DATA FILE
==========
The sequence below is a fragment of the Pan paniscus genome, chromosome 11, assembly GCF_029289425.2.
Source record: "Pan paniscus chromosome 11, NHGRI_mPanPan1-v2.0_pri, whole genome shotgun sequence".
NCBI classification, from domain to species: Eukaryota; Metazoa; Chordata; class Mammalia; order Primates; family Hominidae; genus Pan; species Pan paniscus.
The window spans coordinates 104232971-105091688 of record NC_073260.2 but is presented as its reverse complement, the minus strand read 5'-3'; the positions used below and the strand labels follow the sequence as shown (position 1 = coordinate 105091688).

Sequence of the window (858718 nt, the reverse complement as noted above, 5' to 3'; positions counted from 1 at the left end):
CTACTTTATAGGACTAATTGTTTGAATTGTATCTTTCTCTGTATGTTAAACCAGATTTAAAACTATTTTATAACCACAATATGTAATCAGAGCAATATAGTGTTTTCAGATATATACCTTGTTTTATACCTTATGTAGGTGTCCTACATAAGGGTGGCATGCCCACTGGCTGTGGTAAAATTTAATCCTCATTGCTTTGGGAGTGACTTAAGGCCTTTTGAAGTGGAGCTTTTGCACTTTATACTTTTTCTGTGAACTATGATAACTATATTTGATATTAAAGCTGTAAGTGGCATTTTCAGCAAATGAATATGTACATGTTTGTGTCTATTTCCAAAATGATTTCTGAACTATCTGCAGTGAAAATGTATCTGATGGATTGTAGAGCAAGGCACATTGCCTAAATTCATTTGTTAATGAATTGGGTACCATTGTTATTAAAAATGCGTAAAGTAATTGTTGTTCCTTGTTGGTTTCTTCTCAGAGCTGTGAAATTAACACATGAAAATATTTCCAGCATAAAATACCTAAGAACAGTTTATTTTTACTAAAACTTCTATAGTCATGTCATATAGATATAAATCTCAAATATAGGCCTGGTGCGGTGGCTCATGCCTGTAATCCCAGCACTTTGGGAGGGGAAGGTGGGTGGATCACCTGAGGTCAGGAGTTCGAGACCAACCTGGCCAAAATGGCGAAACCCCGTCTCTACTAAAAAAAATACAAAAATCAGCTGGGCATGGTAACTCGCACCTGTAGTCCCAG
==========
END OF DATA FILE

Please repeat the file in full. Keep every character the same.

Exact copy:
The sequence below is a fragment of the Pan paniscus genome, chromosome 11, assembly GCF_029289425.2.
Source record: "Pan paniscus chromosome 11, NHGRI_mPanPan1-v2.0_pri, whole genome shotgun sequence".
NCBI classification, from domain to species: Eukaryota; Metazoa; Chordata; class Mammalia; order Primates; family Hominidae; genus Pan; species Pan paniscus.
The window spans coordinates 104232971-105091688 of record NC_073260.2 but is presented as its reverse complement, the minus strand read 5'-3'; the positions used below and the strand labels follow the sequence as shown (position 1 = coordinate 105091688).

Sequence of the window (858718 nt, the reverse complement as noted above, 5' to 3'; positions counted from 1 at the left end):
CTACTTTATAGGACTAATTGTTTGAATTGTATCTTTCTCTGTATGTTAAACCAGATTTAAAACTATTTTATAACCACAATATGTAATCAGAGCAATATAGTGTTTTCAGATATATACCTTGTTTTATACCTTATGTAGGTGTCCTACATAAGGGTGGCATGCCCACTGGCTGTGGTAAAATTTAATCCTCATTGCTTTGGGAGTGACTTAAGGCCTTTTGAAGTGGAGCTTTTGCACTTTATACTTTTTCTGTGAACTATGATAACTATATTTGATATTAAAGCTGTAAGTGGCATTTTCAGCAAATGAATATGTACATGTTTGTGTCTATTTCCAAAATGATTTCTGAACTATCTGCAGTGAAAATGTATCTGATGGATTGTAGAGCAAGGCACATTGCCTAAATTCATTTGTTAATGAATTGGGTACCATTGTTATTAAAAATGCGTAAAGTAATTGTTGTTCCTTGTTGGTTTCTTCTCAGAGCTGTGAAATTAACACATGAAAATATTTCCAGCATAAAATACCTAAGAACAGTTTATTTTTACTAAAACTTCTATAGTCATGTCATATAGATATAAATCTCAAATATAGGCCTGGTGCGGTGGCTCATGCCTGTAATCCCAGCACTTTGGGAGGGGAAGGTGGGTGGATCACCTGAGGTCAGGAGTTCGAGACCAACCTGGCCAAAATGGCGAAACCCCGTCTCTACTAAAAAAAATACAAAAATCAGCTGGGCATGGTAACTCGCACCTGTAGTCCCAG